It has long been under assault in many individual American States. Now Donald Trump's Washington is joining in the attackby Dahlia Lithwick / February 13, 2017 / Leave a comment
Published in March 2017 issue of Prospect Magazine
Throughout most of last year, reproductive rights activists could not have been faulted for believing they had won America’s abortion wars once and for all. In February, Antonin Scalia, the Supreme Court’s most vociferous pro-life justice, died unexpectedly, leaving a court often lodged at 5-4 on social issues in a new 4-4 equipoise. Hillary Clinton was ahead in the polls for the presidential election and it looked like she would soon be able to fill his seat and perhaps two others with pro-choice justices who would then control the court for decades.
Things looked even brighter in late June, with a surprising and resounding victory in the most important case on reproductive rights that the Supreme Court had seen in 25 years. Whole Woman’s Health vs Hellerstedt, decided on a 5-3 margin, struck down onerous regulations in Texas that would have closed all but a few of the state’s abortion clinics. In a definitive opinion siding with the besieged clinics, the court majority insisted that regulations claiming to promote the health interests of women needed demonstrably to help them, and couldn’t just be pretexts for shutting down facilities. It was especially significant because it placed practical defences in front of the theoretical right to an abortion, which has been subject to a remorseless war of attrition in many states, almost since it was first established in the 1970s.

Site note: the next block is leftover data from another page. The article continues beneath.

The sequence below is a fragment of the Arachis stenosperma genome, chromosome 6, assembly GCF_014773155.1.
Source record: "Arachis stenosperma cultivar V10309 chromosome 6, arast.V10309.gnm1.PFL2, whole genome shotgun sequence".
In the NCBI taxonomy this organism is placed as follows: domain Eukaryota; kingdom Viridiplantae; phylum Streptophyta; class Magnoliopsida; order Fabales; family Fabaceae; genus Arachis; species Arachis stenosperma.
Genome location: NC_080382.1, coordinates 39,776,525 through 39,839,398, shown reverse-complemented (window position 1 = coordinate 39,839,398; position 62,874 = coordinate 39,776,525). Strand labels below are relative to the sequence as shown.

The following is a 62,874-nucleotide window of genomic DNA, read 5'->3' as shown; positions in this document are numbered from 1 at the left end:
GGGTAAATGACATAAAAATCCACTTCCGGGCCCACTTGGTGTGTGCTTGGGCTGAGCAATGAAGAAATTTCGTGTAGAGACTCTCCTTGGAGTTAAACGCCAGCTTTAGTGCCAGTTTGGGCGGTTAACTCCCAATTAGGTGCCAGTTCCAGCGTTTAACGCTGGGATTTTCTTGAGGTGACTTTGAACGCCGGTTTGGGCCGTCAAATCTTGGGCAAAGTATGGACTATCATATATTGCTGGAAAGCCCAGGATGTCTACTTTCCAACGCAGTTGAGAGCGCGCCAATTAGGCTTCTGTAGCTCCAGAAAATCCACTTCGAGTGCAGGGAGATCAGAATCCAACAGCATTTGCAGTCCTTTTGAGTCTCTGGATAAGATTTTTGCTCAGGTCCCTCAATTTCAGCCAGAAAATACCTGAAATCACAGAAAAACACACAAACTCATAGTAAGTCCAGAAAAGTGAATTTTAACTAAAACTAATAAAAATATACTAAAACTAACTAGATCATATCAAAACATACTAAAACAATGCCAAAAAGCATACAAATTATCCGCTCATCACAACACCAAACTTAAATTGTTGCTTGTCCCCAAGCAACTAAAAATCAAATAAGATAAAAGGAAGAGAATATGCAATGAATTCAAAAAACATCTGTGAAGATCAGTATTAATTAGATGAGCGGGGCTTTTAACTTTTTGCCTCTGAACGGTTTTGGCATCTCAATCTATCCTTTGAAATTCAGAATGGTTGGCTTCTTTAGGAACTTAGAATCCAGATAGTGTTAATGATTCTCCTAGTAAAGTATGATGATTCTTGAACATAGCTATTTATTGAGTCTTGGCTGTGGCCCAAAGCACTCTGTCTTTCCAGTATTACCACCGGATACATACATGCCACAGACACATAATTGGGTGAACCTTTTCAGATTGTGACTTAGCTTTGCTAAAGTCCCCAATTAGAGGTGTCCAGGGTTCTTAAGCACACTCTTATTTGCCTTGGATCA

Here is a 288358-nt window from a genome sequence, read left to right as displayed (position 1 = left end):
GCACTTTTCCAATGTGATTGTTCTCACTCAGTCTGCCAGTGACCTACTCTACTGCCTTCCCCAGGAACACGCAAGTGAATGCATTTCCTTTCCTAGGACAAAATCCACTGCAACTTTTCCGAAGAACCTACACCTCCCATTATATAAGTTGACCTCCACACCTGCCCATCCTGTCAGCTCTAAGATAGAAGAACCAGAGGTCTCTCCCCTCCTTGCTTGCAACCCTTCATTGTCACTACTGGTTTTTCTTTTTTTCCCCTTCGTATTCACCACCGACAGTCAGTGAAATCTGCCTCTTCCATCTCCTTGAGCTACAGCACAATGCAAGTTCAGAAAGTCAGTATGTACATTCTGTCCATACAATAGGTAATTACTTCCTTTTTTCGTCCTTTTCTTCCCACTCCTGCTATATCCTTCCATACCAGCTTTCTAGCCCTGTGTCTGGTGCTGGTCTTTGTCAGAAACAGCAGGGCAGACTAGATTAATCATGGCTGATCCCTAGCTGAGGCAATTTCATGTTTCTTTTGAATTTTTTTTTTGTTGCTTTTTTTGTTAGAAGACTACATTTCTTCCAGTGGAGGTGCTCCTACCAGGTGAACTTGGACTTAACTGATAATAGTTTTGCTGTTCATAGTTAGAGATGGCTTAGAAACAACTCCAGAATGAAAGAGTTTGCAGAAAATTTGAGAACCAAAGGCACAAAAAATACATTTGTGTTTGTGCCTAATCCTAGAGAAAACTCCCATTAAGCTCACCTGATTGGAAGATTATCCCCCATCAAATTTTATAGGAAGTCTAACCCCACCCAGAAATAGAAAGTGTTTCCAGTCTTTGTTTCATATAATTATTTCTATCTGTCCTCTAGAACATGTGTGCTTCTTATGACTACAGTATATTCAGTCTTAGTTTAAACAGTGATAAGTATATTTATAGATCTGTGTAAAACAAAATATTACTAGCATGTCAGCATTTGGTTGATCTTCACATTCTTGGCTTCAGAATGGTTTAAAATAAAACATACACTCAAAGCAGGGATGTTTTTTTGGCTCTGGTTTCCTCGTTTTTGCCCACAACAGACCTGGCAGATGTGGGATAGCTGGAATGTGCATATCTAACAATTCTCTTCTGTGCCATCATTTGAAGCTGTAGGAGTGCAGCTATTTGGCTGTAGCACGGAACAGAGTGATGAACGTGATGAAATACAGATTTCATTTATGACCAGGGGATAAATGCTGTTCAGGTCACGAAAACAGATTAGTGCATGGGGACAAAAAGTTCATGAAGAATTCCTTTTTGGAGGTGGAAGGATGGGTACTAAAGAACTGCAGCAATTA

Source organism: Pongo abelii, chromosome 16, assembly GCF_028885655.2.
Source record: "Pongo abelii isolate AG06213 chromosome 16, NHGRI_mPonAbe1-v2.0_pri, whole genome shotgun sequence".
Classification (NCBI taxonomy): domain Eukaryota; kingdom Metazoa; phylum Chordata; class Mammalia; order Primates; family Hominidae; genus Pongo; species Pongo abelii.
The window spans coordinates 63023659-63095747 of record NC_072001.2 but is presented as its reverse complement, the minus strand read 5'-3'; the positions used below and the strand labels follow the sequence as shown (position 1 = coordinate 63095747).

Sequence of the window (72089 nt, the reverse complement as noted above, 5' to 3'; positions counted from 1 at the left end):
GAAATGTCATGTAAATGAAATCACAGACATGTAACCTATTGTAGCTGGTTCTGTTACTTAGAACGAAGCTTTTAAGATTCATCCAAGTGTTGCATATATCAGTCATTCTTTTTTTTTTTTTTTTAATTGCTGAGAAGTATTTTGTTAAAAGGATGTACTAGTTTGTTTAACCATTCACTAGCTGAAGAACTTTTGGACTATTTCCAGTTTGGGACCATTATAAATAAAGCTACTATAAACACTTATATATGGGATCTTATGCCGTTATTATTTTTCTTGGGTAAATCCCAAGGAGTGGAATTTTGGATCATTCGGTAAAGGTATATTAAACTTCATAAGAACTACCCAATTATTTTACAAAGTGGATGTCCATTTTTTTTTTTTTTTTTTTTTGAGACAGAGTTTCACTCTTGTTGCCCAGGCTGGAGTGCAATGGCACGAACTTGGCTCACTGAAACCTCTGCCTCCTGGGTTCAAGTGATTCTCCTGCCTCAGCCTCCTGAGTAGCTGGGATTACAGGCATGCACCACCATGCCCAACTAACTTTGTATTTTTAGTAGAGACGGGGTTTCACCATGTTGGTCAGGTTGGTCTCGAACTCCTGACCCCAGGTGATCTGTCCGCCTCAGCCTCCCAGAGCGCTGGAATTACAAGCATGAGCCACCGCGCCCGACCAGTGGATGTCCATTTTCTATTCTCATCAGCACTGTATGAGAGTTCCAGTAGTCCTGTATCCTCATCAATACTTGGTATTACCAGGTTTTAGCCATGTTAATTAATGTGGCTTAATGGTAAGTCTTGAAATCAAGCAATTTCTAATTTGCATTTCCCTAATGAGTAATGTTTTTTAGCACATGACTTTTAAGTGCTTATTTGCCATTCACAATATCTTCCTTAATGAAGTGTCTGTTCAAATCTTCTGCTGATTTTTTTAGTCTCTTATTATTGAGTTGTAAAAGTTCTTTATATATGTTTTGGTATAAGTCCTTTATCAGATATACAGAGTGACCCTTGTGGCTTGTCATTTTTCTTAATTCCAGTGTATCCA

Pro-choice activists dared to feel as if the intractable fight over abortion was shifting in their favour. Such hopes were shattered in November, with the triumph of a billionaire thrice-married playboy who stood for the presidency on the laughable premise that he was a man of deep, conservative religious conviction.
To understand what is likely to happen next, a little history is useful. Ubiquitous 19th-century state laws forbidding abortion (mostly at “quickening,” which happened later in a pregnancy) came under legal assault from feminists and other activists in the 1960s. Individual states began to liberalise and in 1970, New York became the first state to allow abortion on demand. Laws differed state by state when, in the famous 1973 Roe vs Wade ruling, the Supreme Court found a constitutional protection for abortion, depending on the trimester. This sweeping ruling was made on the strength of a right to privacy, controversially ruled to be implicit in the broader right to liberty of the post-Civil War 14th Amendment, which had been passed with an eye to the position of former slaves in the south. Reliance on that amendment, and the location of the right in a gauzy “penumbra” of other rights was a red flag to religious and cultural conservatives. Ever since, both groups have worked tirelessly, mostly but not exclusively at the state level, to chisel away at the implications of Roe.